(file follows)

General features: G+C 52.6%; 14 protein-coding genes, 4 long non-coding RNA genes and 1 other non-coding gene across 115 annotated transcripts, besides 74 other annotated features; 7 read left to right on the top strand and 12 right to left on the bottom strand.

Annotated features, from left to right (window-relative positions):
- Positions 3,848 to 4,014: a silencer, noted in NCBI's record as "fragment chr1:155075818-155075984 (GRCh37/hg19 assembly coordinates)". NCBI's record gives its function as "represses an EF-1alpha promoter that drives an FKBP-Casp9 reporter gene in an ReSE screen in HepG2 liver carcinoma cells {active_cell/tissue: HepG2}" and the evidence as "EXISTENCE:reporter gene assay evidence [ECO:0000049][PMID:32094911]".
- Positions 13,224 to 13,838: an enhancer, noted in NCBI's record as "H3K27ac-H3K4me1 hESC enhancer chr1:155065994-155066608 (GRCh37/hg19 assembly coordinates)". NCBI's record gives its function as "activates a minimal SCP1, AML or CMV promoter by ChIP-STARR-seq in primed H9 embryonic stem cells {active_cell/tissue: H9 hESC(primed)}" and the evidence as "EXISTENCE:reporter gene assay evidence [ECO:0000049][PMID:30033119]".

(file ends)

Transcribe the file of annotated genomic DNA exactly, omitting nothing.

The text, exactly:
General features: G+C 52.6%; 14 protein-coding genes, 4 long non-coding RNA genes and 1 other non-coding gene across 115 annotated transcripts, besides 74 other annotated features; 7 read left to right on the top strand and 12 right to left on the bottom strand.

Annotated features, from left to right (window-relative positions):
- Positions 3,848 to 4,014: a silencer, noted in NCBI's record as "fragment chr1:155075818-155075984 (GRCh37/hg19 assembly coordinates)". NCBI's record gives its function as "represses an EF-1alpha promoter that drives an FKBP-Casp9 reporter gene in an ReSE screen in HepG2 liver carcinoma cells {active_cell/tissue: HepG2}" and the evidence as "EXISTENCE:reporter gene assay evidence [ECO:0000049][PMID:32094911]".
- Positions 13,224 to 13,838: an enhancer, noted in NCBI's record as "H3K27ac-H3K4me1 hESC enhancer chr1:155065994-155066608 (GRCh37/hg19 assembly coordinates)". NCBI's record gives its function as "activates a minimal SCP1, AML or CMV promoter by ChIP-STARR-seq in primed H9 embryonic stem cells {active_cell/tissue: H9 hESC(primed)}" and the evidence as "EXISTENCE:reporter gene assay evidence [ECO:0000049][PMID:30033119]".